Current legislation in Great Britain has set up a class of protected land under the designation Site of Special Scientific Interest (SSSI). However, what values are to be protected, and how, are questions largely left unanswered. Areas which are designated as worthy of protection can still be threatened by gradual erosion due to rural development. The designation of a site as being of conservation value requires an agency which enforces protection from development. We highlight the conflicts which have arisen between landowners and conservationists over SSSI management and analyse the role of a conservation agency under alternative environmental philosophies. We show how the values underlying the motive for conservation will affect the environmental management process chosen. This provides contrasting views as to the future for countryside management, and focuses concern on the current trend towards the free market in which trade‐offs based upon the anthropocentric usefulness of nature are fundamental.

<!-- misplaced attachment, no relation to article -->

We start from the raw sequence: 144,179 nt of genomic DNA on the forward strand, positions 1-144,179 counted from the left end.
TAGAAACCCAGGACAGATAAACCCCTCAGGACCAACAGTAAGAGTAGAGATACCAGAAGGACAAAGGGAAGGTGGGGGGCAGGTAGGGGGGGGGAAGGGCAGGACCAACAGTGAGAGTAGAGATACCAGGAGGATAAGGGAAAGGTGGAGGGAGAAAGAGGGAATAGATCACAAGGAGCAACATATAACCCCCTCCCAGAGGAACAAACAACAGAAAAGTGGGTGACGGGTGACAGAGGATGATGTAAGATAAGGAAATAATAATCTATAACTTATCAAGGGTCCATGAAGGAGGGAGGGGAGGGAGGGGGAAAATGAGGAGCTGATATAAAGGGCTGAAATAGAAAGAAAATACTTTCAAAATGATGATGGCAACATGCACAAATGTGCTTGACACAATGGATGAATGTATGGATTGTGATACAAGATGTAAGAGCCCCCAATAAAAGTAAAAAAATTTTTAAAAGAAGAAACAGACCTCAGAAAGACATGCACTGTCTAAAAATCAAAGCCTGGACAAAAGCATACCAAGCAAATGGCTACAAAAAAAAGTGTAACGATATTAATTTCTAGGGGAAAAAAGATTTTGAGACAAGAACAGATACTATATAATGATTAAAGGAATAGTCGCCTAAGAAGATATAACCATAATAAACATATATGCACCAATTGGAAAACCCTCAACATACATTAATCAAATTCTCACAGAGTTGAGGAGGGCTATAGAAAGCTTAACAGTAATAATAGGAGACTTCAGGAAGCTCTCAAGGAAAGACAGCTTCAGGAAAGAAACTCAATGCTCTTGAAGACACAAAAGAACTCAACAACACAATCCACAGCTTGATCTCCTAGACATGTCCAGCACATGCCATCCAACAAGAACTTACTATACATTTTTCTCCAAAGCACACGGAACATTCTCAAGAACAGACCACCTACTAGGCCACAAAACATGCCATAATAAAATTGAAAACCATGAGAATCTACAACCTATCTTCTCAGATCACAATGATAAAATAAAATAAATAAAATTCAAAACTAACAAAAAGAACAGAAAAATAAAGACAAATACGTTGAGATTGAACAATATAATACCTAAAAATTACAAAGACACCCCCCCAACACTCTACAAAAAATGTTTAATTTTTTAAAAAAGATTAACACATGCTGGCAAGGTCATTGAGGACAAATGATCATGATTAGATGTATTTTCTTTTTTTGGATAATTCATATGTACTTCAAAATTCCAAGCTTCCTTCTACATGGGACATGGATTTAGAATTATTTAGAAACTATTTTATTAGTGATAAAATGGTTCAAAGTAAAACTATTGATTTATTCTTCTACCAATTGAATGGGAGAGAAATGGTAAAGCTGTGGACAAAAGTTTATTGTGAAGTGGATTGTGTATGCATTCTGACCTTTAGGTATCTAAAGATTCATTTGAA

|Seiten (von - bis)||15-26|
|Fachzeitschrift||Journal of Agricultural Economics|
|Publikationsstatus||Veröffentlicht - Jan. 1994|